The Monroe Convention Center expansion project needs to make some progress, state representative Democrat Rep. Matt Pierce (District 61) said at a Friday luncheon hosted by the Greater Bloomington Chamber of Commerce at The Mill.
Looming during this year’s legislative session is a threat to the project’s planned funding source, which is the county’s 1-percent food and beverage tax. The threat cited by Pierce is Senate Bill 37, which has already been filed by Republican Sen. Mike Gaskill (District 25).
If SB 37 is passed, it would end food and beverage taxes across all counties in the state 20 years from now, on Jan. 1, 2043, or the date on which all bonds or lease agreements that are outstanding on May 7, 2023, are completely paid—whichever is later.
Pierce summed up the stalled effort of Bloomington and Monroe County government to collaborate on the convention center expansion like this: “We gotta get moving on that.”
Pierce was joined at the event by three other area state legislators: Sen. Eric Koch (District 44); Sen. Shelli Yoder (District 40); and Rep. Dave Hall (District 62).
Pierce’s comment on the convention center expansion came in response to a question from chamber CEO and president Eric Spoonmore.
The other three legislators didn’t comment on Spoonmore’s food and beverage tax question.
Koch said the Republican agenda for this upcoming legislative session won’t be revealed by the senate’s majority caucus until Monday.
Koch told the roughly 70 people in attendance on Friday, “There are a lot of things that I’d really, really, really, really like to talk to you about today, but I can’t get out in front of the caucus.”
Yoder told the group that she’s filed two bills on increased access to contraception, and another bill to repeal SB 1, which was enacted last year and makes most abortions illegal in the state of Indiana.
At such events, the chamber offers legislators a chance to poll attendees who hold up the green side of a big card to answer yes and the red side to answer no.
Hall took the chance to poll the audience on a bill he’s working on that would fund water quality improvements for Lake Monroe.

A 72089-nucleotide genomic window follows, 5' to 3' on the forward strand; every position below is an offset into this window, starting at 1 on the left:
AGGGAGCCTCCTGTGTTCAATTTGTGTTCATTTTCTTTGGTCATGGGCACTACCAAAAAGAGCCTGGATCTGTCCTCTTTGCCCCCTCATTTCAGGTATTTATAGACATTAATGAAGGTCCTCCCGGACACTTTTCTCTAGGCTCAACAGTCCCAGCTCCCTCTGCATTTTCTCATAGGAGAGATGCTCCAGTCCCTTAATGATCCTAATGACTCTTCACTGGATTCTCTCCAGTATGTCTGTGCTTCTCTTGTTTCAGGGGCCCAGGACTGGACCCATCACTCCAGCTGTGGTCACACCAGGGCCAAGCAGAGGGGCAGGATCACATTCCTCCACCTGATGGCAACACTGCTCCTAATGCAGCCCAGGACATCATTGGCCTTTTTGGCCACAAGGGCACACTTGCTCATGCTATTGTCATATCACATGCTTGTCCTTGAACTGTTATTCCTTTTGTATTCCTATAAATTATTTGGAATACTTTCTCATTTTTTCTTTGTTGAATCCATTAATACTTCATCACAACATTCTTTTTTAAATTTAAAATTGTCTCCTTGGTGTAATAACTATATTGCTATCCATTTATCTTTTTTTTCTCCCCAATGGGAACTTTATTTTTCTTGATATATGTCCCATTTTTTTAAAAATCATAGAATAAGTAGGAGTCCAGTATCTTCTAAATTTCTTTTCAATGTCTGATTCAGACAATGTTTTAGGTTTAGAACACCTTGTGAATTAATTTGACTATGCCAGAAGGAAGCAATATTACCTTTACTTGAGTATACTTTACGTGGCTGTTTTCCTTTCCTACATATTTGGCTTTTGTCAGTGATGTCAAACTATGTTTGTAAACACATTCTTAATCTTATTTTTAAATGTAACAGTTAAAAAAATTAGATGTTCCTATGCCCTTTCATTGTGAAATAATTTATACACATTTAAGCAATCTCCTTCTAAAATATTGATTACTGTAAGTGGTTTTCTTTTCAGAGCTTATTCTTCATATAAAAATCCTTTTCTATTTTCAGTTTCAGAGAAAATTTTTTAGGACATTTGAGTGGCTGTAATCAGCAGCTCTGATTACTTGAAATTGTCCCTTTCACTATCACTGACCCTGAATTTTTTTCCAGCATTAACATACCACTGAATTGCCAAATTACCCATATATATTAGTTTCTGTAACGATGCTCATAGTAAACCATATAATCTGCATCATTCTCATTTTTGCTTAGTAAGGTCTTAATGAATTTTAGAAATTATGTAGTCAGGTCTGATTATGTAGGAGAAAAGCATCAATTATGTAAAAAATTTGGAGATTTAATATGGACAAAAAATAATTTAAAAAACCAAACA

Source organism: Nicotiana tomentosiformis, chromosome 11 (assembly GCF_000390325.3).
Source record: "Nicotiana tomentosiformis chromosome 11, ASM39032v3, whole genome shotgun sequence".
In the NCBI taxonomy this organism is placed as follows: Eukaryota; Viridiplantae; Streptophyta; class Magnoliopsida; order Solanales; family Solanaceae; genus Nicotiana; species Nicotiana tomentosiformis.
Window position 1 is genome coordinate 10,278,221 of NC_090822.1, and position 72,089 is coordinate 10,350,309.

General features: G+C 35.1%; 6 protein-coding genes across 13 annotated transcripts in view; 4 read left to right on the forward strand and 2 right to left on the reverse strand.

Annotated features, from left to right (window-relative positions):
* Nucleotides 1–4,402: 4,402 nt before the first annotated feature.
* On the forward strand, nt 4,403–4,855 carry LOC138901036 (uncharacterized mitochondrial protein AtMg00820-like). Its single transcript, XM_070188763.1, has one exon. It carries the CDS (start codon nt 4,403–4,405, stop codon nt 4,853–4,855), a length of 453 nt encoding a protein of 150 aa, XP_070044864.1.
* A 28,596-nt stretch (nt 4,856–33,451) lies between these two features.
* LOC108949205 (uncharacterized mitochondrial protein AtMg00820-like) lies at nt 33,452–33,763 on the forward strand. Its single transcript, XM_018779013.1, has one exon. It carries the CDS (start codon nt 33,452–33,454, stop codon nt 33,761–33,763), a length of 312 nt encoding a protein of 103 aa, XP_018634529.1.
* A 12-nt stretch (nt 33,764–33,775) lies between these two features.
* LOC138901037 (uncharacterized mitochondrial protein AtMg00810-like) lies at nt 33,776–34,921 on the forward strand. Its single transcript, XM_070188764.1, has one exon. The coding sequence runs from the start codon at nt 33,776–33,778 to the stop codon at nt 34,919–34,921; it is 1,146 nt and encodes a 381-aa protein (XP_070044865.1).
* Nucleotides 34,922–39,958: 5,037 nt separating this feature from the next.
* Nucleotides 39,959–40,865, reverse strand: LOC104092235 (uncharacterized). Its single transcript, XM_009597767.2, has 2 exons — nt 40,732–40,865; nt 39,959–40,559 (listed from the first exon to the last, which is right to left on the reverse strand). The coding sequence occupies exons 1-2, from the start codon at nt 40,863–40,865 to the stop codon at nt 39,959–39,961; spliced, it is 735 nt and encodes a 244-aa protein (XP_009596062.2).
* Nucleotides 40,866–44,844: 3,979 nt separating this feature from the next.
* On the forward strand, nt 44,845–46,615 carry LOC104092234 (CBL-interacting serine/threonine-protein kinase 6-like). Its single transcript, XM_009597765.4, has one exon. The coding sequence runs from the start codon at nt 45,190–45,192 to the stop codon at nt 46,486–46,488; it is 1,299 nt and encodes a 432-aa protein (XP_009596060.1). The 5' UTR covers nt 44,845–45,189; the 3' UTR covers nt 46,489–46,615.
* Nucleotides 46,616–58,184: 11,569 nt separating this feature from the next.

Hall described the bill, which would add a $2 gate fee at the Fairfax and Paynetown SRAs on Lake Monroe—from which season pass holders and county residents would be exempt. The additional money that’s collected could be used on improvements to help Friends of Lake Monroe improve upstream water quality, Hall said.
The audience response to Hall’s bill on Lake Monroe water quality was a sea of green.
Among the group were three Bloomington city councilmembers—Susan Sandberg, Ron Smith, and Sue Sgambelluri—as well as Bloomington mayor John Hamilton.
For those four, the question about the potential nixing of the food and beverage tax by the state legislature was already on next week’s local legislative horizon. That’s in connection with a resolution expressing the city council’s support for a capital improvement board (CIB) as the governance for the Monroe Convention Center expansion.
A CIB is a kind of public body that can be established by county commissioners and is subject to Indiana’s Open Door Law and Access to Public Records Act.
The city council’s resolution also calls on the mayor to work with county commissioners to sort out an interlocal agreement that covers how the CIB appointments would be made, among other details.
The resolution was already adopted by the city council in mid-December on an 8–1 vote, but Hamilton vetoed it. Hamilton’s preferred governance structure is a 501(c)(3).
So the same resolution appears on the council’s Jan. 11 meeting agenda, their first of the year, as part of the procedure potentially to override the veto.
The procedure to override a veto is just to consider the resolution again, and if it achieves at least six votes—the required two-thirds majority—then it is overridden. There’s not an explicit question put in front of the council to override the veto or not.
Consideration of a resolution at the city council’s first meeting of the year is somewhat unusual, because normally the first meeting covers just organizational matters, which include electing a president, vice president and parliamentarian.
The actual status of the resolution—as passed or vetoed—is in some sense moot. If the veto is overridden, that does not require Hamilton to negotiate terms with the county government on a CIB. If the mayor’s veto is not overridden, that does not require the county government to negotiate terms to establish a 501(c)(3).
The real question is whether county commissioners and the mayor can come to terms on some governance structure before the legislature acts—if the legislature acts to sunset the food and beverage tax.
State representative Pierce reminded the audience at Friday’s luncheon that a bill similar to this year’s SB 37 passed the senate last year, but was thwarted through a bipartisan effort in the house.
Pierce put it like this: “If we don’t have something going, I could see them just repealing it and saying: Well, you didn’t use it, you haven’t used it, you’ve had it for so many years. So we’re done now.”
Monroe County’s food and beverage tax was enacted in 2017, with collections starting in early 2018. Here’s what the month-by-month revenue trend looks like:
Photos: Greater Bloomington Chamber at The Mill (Jan. 6, 2023)